Clearview endorses Stettler pilot project

When school starts in two weeks with a one-year pilot project at Stettler schools, all stakeholders and community residents can expect

When school starts in two weeks with a one-year pilot project at Stettler schools, all stakeholders and community residents can expect updates about the process and progress.

That was the message as Clearview School Division trustees and administration met last Monday when they discussed the one-year pilot project to analyze potential benefits and implications to amalgamate — in whole or in part — the schools at the Stettler campus.

“I want to see a public meeting in late September, so we can continue to take positive steps,” trustee Yvette Cassidy said Monday.

As a way to cover reduced funding, Clearview launched a pilot project to study reconfigured grades. The board appointed Sharon Fischer as the principal of Stettler Elementary School and Stettler Middle School, while Norbert Baharally continues as the principal of William E. Hay Composite High School (grades 9 to 12).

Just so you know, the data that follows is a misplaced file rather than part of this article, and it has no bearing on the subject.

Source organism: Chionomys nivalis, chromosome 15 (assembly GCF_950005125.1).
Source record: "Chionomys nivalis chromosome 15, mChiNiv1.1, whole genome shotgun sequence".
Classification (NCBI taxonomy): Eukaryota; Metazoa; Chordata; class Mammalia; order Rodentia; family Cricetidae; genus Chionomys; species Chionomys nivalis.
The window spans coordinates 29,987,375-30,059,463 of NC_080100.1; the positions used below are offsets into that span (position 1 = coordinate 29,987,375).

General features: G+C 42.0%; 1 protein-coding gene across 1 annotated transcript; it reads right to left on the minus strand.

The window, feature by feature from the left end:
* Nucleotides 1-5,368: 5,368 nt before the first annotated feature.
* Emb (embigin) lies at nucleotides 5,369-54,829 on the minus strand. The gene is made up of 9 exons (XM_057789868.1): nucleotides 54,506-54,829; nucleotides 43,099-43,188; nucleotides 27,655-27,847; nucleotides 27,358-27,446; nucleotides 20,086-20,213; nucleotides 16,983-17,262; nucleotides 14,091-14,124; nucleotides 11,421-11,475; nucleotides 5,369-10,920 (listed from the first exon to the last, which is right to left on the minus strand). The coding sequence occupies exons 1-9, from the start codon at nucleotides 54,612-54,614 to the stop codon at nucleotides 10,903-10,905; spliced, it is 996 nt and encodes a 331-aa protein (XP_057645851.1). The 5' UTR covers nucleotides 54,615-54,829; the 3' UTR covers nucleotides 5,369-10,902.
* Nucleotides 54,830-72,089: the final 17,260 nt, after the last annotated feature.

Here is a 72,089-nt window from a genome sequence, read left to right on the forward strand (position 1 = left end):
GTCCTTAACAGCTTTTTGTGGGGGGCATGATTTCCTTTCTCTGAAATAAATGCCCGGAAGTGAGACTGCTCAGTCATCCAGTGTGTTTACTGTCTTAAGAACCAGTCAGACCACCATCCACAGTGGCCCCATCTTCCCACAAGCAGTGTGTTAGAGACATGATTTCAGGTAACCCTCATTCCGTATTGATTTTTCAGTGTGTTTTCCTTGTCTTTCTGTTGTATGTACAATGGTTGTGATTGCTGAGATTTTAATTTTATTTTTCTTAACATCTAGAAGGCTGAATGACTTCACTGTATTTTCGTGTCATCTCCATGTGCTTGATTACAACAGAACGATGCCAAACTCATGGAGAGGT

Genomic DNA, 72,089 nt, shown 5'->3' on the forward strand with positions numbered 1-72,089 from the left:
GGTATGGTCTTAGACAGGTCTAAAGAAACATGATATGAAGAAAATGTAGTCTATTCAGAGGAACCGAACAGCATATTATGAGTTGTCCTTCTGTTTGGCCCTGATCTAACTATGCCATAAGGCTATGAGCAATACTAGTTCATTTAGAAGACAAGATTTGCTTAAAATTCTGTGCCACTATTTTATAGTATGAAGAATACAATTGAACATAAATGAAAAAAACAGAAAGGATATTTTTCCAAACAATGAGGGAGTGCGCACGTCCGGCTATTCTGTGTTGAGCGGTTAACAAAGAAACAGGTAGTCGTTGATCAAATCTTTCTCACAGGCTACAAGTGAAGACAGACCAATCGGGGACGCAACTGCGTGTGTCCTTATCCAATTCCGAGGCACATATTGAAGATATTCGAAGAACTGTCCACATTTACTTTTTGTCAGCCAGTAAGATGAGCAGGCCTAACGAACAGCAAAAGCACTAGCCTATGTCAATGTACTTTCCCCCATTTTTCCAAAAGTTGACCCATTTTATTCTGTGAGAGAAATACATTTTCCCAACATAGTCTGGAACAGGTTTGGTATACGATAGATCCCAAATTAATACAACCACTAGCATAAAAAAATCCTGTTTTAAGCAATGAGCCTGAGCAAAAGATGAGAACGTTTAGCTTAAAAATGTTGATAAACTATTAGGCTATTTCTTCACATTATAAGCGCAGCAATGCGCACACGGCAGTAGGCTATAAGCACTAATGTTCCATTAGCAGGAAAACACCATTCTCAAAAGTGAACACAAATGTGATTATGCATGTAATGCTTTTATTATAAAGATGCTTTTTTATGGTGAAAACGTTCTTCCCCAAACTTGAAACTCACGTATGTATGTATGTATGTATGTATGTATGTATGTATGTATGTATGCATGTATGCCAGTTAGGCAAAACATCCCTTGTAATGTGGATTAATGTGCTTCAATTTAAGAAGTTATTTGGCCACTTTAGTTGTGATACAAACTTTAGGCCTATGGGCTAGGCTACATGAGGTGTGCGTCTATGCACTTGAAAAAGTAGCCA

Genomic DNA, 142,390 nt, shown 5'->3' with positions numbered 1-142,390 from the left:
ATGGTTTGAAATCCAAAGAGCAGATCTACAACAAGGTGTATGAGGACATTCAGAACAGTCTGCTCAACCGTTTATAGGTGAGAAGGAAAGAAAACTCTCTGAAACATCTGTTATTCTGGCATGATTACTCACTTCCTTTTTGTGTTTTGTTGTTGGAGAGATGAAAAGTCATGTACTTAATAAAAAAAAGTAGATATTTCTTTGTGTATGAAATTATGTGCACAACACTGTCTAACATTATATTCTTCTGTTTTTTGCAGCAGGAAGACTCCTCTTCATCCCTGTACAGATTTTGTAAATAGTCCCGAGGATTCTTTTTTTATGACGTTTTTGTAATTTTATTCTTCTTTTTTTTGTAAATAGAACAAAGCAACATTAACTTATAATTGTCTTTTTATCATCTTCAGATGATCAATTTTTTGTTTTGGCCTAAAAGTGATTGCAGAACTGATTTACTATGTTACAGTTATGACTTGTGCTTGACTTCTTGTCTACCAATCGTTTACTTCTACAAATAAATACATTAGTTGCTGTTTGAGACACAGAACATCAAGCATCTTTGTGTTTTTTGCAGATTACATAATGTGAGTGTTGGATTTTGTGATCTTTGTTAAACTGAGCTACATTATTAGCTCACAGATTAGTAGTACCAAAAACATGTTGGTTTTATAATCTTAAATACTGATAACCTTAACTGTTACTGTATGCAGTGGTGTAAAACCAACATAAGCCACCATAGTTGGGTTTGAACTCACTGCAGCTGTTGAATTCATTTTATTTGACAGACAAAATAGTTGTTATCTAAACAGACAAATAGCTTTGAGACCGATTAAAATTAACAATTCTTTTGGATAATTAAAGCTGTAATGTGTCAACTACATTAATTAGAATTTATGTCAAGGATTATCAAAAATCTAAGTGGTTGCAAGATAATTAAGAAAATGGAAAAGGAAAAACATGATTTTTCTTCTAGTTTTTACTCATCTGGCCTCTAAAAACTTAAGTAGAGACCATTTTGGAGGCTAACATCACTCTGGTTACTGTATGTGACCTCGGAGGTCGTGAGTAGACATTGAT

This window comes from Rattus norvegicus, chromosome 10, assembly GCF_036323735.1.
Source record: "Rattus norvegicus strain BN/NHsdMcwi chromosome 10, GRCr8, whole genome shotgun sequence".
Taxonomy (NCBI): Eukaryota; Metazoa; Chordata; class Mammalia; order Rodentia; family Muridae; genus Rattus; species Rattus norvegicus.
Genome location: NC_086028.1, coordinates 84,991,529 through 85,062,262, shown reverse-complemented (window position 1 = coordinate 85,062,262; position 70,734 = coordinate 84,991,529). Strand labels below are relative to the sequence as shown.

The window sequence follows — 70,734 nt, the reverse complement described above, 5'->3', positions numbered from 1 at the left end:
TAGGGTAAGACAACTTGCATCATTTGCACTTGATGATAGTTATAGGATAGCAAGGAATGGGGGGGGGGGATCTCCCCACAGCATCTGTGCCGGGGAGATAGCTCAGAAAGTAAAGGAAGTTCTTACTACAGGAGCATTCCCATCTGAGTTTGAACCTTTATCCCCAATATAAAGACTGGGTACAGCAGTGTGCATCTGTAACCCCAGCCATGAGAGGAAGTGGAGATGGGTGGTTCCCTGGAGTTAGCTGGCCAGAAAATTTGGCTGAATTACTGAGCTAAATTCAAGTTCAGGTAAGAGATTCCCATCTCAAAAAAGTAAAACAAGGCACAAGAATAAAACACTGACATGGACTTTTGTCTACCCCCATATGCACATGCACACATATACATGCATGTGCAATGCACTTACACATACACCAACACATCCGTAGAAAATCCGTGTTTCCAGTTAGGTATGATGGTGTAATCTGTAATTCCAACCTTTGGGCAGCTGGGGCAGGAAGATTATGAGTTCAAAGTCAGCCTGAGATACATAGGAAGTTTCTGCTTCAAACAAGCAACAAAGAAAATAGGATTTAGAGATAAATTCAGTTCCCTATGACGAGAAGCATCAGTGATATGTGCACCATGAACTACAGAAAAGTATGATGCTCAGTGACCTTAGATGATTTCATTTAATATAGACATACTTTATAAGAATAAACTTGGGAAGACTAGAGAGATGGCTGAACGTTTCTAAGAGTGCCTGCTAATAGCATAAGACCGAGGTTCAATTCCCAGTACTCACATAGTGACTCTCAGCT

“It is my plan to keep the board updated and we need to have a further meeting about two months after the first meeting,” said superintendent John Bailey. “I believe that this will be ongoing discussion at the board table.”

Trustees and administration are eager to keep the lines of communication open and positive, despite opposition from some sectors.

“We need to remember that in the spring, we decided that the 2013-14 school year would be one of analysis, consultation and planning for educational programming in Stettler,” said trustee Patty Dittrick.

Bailey told the board that he was scheduled to meet with the school administrators this week to further discuss the pilot project and the plan.

“We don’t expect a lot of staffing changes and program changes,” he said.

Bailey further reported that he also plans to partner with a post-secondary institution to recruit two students to study the pilot project, though he hasn’t received any responses.

Clearview trustees and administrators admitted that positive discussion and communication during the study time and possible transition would help the process.

“You want to engage all stakeholders and let staff know that they have a voice,” said Peter Neale, associate superintendent of business and finance. “They are interested that they want to see success we want to see.”

Board members agreed with the positive message.

“The more positive we get out there, the better the changes will be for everyone,” Cassidy said.

Back in June, the board expressed that Clearview is committed to offering “excellent support” to its staff, parents and students and would adjust administrative time in Stettler elementary and middle schools accordingly.

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